Oops! Researchers Discover Brown Dwarfs Are Planetary Mass Objects

An artist's conception of SIMP J013656.5+093347, or SIMP0136 for short, which the research team determined is a planetary-like member of a 200 million-year-old group of stars called Carina-Near. (Image:  NASA/JPL )
An artist's conception of SIMP J013656.5+093347, or SIMP0136 for short, which the research team determined is a planetary-like member of a 200 million-year-old group of stars called Carina-Near. (Image: NASA/JPL )

Sometimes a brown dwarf is actually a planet — or planet-like anyway. A team led by Carnegie’s Jonathan Gagné, and including researchers from the Institute for Research on Exoplanets (iREx) at Université de Montréal, the American Museum of Natural History, and University of California San Diego, discovered that what astronomers had previously thought was one of the closest brown dwarfs to our own Sun is in fact a planetary mass object.

Smaller than stars, but bigger than giant planets, brown dwarfs are too small to sustain the hydrogen fusion process that fuels stars and allows them to remain hot and bright for a long time. So after formation, brown dwarfs slowly cool down and contract over time. The contraction usually ends after a few hundred million years, although the cooling is continuous.

The team determined that a well-studied object known as SIMP J013656.5+093347, or SIMP0136 for short, is a planetary-like member of a 200 million-year-old group of stars called Carina-Near.

Groups of similarly aged stars moving together through space are considered prime regions to search for free-floating planetary-like objects, because they provide the only means of age-dating these cold and isolated worlds. Knowing the age, as well as the temperature, of a free-floating object like this is necessary to determine its mass.

An introduction to brown dwarfs by Carnegie Science:

Gagné and the research team were able to demonstrate that at about 13 times the mass of Jupiter, SIMP0136 is right at the boundary that separates brown dwarf-like properties, primarily the short-lived burning of deuterium in the object’s core, from planet-like properties.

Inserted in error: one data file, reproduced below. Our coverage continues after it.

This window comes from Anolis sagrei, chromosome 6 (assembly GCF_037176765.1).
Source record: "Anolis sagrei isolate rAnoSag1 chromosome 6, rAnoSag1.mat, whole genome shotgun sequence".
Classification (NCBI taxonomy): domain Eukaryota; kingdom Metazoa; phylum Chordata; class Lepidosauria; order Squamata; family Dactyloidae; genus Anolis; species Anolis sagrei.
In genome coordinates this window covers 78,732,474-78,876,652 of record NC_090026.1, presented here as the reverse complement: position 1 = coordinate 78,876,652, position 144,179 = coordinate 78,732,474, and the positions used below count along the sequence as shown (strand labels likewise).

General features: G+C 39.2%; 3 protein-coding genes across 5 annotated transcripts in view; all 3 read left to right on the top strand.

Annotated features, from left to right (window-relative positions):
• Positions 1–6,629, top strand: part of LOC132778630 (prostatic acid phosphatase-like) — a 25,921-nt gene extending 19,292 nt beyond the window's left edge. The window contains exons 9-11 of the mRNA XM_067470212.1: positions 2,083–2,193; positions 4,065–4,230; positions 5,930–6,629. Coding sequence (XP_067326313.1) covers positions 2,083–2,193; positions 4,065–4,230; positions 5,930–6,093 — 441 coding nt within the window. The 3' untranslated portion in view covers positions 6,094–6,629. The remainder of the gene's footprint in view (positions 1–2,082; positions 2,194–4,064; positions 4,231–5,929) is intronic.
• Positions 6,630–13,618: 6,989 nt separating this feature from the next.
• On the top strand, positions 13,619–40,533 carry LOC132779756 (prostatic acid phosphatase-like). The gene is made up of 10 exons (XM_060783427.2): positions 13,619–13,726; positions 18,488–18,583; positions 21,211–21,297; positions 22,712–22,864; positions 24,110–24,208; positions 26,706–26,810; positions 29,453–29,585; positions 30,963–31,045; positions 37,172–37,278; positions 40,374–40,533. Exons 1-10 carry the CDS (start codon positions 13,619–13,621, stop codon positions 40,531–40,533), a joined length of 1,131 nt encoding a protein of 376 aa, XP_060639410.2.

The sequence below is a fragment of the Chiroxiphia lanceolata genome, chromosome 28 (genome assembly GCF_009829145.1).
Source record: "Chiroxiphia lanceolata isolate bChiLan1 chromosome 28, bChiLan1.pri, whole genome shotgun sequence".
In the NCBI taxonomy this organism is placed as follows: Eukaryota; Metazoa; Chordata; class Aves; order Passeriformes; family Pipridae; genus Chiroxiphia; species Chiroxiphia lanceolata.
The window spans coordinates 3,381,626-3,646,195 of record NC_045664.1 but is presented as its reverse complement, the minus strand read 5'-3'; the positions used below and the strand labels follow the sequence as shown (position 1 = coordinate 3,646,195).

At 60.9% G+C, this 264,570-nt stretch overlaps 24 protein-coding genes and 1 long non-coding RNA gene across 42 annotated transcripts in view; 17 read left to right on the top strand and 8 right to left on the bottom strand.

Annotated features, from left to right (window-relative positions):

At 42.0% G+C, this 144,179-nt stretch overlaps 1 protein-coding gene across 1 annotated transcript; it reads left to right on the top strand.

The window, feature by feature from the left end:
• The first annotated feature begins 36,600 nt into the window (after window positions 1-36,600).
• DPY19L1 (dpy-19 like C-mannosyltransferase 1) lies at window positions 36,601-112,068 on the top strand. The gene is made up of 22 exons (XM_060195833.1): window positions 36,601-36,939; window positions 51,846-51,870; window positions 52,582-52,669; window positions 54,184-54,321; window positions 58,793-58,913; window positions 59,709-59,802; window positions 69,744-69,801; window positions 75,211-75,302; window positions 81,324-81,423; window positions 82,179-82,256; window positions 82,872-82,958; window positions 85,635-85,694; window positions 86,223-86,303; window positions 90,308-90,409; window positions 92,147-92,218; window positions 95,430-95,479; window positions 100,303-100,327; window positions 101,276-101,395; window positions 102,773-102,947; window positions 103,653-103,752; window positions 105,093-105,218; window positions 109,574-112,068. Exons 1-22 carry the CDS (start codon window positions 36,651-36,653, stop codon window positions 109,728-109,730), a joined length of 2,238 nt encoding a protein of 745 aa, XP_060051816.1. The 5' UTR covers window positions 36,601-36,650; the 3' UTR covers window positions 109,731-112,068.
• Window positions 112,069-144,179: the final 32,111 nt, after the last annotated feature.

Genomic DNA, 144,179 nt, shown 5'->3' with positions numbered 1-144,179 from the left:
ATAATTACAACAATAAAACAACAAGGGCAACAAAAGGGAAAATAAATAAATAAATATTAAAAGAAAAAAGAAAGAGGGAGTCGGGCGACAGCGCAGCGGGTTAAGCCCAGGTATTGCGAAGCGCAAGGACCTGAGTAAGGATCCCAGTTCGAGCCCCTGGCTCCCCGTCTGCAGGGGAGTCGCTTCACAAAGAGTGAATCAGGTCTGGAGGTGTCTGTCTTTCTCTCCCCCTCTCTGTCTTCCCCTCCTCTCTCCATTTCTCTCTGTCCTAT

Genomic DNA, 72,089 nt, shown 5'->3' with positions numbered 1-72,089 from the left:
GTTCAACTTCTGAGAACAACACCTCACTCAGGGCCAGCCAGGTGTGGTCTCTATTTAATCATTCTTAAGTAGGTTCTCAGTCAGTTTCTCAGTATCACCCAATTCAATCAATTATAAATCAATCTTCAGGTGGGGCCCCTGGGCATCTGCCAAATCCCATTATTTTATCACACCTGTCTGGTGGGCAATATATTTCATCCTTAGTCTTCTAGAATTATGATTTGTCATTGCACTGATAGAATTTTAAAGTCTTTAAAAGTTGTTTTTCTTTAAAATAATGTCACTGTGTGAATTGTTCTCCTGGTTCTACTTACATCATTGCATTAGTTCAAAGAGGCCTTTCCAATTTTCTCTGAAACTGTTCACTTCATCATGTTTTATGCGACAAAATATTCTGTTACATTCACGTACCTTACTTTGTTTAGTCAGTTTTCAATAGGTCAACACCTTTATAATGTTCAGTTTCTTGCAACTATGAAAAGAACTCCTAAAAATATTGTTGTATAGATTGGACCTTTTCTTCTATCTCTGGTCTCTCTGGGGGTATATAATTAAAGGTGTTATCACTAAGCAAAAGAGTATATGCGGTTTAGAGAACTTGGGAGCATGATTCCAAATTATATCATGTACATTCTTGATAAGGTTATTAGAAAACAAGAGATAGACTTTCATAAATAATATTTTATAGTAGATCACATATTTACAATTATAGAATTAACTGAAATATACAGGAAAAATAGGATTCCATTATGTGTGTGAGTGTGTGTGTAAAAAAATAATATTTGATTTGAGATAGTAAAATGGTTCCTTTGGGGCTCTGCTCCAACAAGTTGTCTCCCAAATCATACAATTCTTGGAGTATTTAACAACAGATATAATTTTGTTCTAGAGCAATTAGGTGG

Free-floating planetary mass objects are valuable because they are very similar to gas giant exoplanets that orbit around stars, like our own Solar System’s Jupiter or Saturn, but it is comparatively much easier to study their atmospheres.

Observing the atmospheres of exoplanets found within distant star systems is challenging, because dim light emitted by those orbiting exoplanets is overwhelmed by the brightness of their host stars, which blinds the instruments that astronomers use to characterize an exoplanet’s atmospheres. Gagné said in a statement:

They may be easier to study in great detail, but these free-floating worlds are still extremely hard to discover unless scientists spend a lot of time observing them at the telescope, because they can be located anywhere in the sky and they are very hard to tell apart from brown dwarfs or very small stars.

For this reason, researchers have confirmed only a handful of free-floating planetary-like objects so far. Étienne Artigau, co-author and leader of the original SIMP0136 discovery, added:

In a field where analyzing exoplanet atmospheres is of the utmost interest, having already seen evidence of weather patterns on an easier-to-observe free-floating object that exists away from the brightness of its host star is an exciting realization.

Their results are published by The Astrophysical Journal Letters.

Provided by: Carnegie Institution for Science

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